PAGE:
The underlying economics of the insurance business is changing, making traditional strategies and operational approaches unsustainable in the New World. Consumers are demanding more for less. Technology is enabling increases in revenue with decreases in cost. The labour force is shrinking, and career aspirations are changing.
These dynamics are combining to make the competitive landscape different in terms of the game, the playing field and the players. The competition is now a financial services game, played on a global scale against recognized competitors, as well as against “attacker” competitors, who don’t value the “old” rules of the game, but want to win every bit as much as the traditional players and have less to lose.
The following is a Top Ten list outlining Deloitte Research’s outlook for the new century.
1. The Global Landscape
With growth an imperative, insurers need to expand globally or face the prospect of becoming marginal players. The greatest opportunities are in China, India and other developing economies, where penetration of insurance products is low and strong GDP growth is expected. So far, the giant European insurers have been the global leaders. U.S. firms need to get aggressive about international expansion or they will be left behind.
Industry consolidation is now a permanent fact of life, with insurers continually merging in search of larger market share, new product capabilities and the advantages of increased scale. To remain independent or become acquirers themselves, firms need to generate consistently strong returns by growing their business and becoming more efficient. Only the strong will survive.
The removal of the Glass-Steagall restrictions separating banking, insurance and securities has finally opened the door to mergers between banks and insurance firms in the U.S. Yet the most active acquirers may be European banks and insurers, who are already familiar with selling both insurance and banking products to consumers. It remains to be seen whether consumers really want to consolidate their finances in one institution. But one thing is already clear: insurers face an uphill battle to convince consumers that they can serve all of their financial needs.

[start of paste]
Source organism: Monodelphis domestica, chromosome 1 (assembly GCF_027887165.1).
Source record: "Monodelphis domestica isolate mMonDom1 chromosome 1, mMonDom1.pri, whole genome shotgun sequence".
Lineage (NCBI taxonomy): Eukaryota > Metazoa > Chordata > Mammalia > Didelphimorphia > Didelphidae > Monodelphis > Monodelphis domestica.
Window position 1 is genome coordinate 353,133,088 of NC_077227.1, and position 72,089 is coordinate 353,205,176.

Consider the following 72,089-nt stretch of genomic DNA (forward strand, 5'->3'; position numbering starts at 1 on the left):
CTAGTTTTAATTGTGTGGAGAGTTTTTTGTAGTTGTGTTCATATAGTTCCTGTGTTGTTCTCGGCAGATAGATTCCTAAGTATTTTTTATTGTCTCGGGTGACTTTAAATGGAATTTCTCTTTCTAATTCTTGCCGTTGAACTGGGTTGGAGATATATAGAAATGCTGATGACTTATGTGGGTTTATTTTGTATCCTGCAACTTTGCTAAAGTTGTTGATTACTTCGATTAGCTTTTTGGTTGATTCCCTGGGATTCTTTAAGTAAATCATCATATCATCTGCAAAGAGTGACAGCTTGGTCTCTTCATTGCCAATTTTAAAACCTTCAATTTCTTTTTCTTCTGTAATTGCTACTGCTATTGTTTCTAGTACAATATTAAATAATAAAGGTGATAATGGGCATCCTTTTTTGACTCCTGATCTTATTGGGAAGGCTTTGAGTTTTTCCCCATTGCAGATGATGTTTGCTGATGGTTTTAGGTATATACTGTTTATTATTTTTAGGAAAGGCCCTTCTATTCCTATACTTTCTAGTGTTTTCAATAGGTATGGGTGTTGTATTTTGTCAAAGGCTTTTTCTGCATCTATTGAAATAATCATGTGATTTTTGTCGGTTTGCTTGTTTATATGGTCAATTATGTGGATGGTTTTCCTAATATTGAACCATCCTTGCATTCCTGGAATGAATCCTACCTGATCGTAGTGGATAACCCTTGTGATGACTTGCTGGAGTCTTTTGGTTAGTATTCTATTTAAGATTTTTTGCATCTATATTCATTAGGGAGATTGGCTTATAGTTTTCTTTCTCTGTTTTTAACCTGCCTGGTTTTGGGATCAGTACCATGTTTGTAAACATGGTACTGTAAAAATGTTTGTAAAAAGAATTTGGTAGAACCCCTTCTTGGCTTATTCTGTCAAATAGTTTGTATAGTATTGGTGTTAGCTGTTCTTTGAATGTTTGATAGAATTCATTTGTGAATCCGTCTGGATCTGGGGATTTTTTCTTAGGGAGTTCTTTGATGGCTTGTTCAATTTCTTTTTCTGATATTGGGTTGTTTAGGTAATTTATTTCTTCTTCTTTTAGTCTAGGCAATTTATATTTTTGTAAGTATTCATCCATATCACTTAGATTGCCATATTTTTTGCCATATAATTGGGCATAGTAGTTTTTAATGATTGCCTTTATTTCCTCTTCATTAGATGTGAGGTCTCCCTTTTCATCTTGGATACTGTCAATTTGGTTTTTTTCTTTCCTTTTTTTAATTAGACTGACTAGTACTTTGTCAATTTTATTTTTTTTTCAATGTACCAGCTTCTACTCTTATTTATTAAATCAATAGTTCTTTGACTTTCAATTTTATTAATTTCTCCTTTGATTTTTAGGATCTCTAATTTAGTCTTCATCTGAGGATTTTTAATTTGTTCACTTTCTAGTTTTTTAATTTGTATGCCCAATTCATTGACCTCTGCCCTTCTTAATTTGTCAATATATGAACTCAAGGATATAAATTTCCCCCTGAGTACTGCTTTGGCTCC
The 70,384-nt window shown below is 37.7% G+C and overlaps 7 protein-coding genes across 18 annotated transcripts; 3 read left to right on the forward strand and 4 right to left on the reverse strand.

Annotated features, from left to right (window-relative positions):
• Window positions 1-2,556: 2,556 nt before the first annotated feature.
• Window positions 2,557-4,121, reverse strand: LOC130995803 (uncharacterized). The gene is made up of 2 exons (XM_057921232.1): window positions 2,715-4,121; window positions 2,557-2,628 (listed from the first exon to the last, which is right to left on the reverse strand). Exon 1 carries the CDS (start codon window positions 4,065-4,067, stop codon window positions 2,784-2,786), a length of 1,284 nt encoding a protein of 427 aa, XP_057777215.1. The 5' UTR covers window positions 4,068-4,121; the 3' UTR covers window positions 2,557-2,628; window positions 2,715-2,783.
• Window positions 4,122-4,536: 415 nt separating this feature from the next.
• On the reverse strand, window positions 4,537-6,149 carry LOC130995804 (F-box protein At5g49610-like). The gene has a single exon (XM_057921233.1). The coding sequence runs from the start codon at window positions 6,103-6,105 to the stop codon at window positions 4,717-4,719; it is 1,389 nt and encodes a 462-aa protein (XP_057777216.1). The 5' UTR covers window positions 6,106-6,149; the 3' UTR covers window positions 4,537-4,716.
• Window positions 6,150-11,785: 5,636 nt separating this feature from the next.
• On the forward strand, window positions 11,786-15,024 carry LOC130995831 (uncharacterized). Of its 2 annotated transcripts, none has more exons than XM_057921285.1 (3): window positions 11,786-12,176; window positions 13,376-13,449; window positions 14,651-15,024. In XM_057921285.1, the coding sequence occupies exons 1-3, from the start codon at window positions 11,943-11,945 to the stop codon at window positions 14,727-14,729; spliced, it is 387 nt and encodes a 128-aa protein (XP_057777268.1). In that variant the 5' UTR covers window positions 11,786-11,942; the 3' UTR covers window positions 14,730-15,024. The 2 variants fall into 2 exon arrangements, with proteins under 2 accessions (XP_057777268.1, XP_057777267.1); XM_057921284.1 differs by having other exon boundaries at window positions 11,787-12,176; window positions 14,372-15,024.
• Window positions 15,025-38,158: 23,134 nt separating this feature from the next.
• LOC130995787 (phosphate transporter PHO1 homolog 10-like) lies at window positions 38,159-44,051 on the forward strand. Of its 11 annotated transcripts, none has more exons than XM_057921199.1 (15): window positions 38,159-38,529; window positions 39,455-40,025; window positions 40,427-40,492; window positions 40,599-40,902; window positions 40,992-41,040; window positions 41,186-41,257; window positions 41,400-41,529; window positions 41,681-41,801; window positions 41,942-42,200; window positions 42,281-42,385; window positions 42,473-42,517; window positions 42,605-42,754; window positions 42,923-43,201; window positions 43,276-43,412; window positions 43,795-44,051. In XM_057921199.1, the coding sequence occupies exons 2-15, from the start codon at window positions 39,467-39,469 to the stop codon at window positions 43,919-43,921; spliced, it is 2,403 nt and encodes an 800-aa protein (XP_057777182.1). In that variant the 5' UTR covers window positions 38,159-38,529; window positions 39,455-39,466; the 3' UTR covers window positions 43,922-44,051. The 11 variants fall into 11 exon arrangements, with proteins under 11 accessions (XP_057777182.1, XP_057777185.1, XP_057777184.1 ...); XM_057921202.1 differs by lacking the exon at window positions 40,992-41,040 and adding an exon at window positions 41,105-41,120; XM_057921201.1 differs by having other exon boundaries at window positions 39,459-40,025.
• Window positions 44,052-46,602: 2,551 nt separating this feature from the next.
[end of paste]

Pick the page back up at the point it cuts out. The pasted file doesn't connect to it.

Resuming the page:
4. Products & Services
With people living longer and retiring earlier, consumers are now more interested in products that will build wealth and retirement income and less interested in traditional protection products. Equally important, they are seeking advice on how to navigate the maze of competing financial products. Insurers that can continually develop innovative new products, while evolving from “product peddlers” to trusted advisors, will be the winners in the years ahead.
5. Customer Reach
Accustomed to buying through catalogues and over the Internet, consumers are coming to demand access to insurance firms 24 hours a day, through the channel of their choice. Yet most insurers still depend overwhelmingly on agents to distribute their products, making little use of call centres, direct mail or the Internet. Beyond simply providing multiple channels, insurers need to install the technology tools that will integrate data across channels to provide higher levels of service and insight into customer needs.
Insurers are well behind other financial services firms in leveraging the power of the Internet, which will transform the insurance industry over the next few years. With consumers coming to expect Internet access as a minimum requirement, insurers need to catch up quickly. They must also decide what business model to adopt for Internet competition. Simply moving their current business model on-line won’t be viable.
7. Technology Plays
From achieving economies of scale to integrating customer data across multiple channels, technology will be critical to success. Yet insurance firms are underinvesting in the tools on which their future success depends: customer relationship management (CRM), data mining, enterprise resource planning (ERP) and the infrastructure required to support products and operations. Insurers need to prioritize their long list of IT needs and increase efficiency to generate the funds required for investment.
8. The Search for Talent
The labour market is tighter than it has been in decades for technology, sales and management professionals. The lure of joining an Internet start-up offering stock options has only added to the competition. To get the talent they need, insurers will have to be creative, rethinking salary and benefits, leave, working conditions, training and recruitement.
Despite a few star performers, most insurers are lagging in returns to shareholders. Generating additional income is the long-term solution, but in the near term firms are focused on initiatives to become more efficient — using less expensive distribution channels, deploying technology to automate operations and installing ERP tools to improve performance measurement. Insurers who don’t generate competitive shareholder returns will be acquired by those who do.
Lurking behind all of these fundamental industry trends are several unknowns that could significantly affect the strategic environment. The key wildcards in the coming years are: increasing debt loads, the mounting U.S. trade deficit, the battle over electronic bill presentment and payment, the rate of technology innovation and deployment, the potential liability from Y2K litigation and geo-political turbulence. Watch these closely or you might be unpleasantly surprised.
Simon Ford is a senior Deloitte Consulting practitioner and author of the company’s Millennium Top Ten Global Insurance Industry Outlook report. This excerpt from the report was published by arrangement with Deloitte Consulting.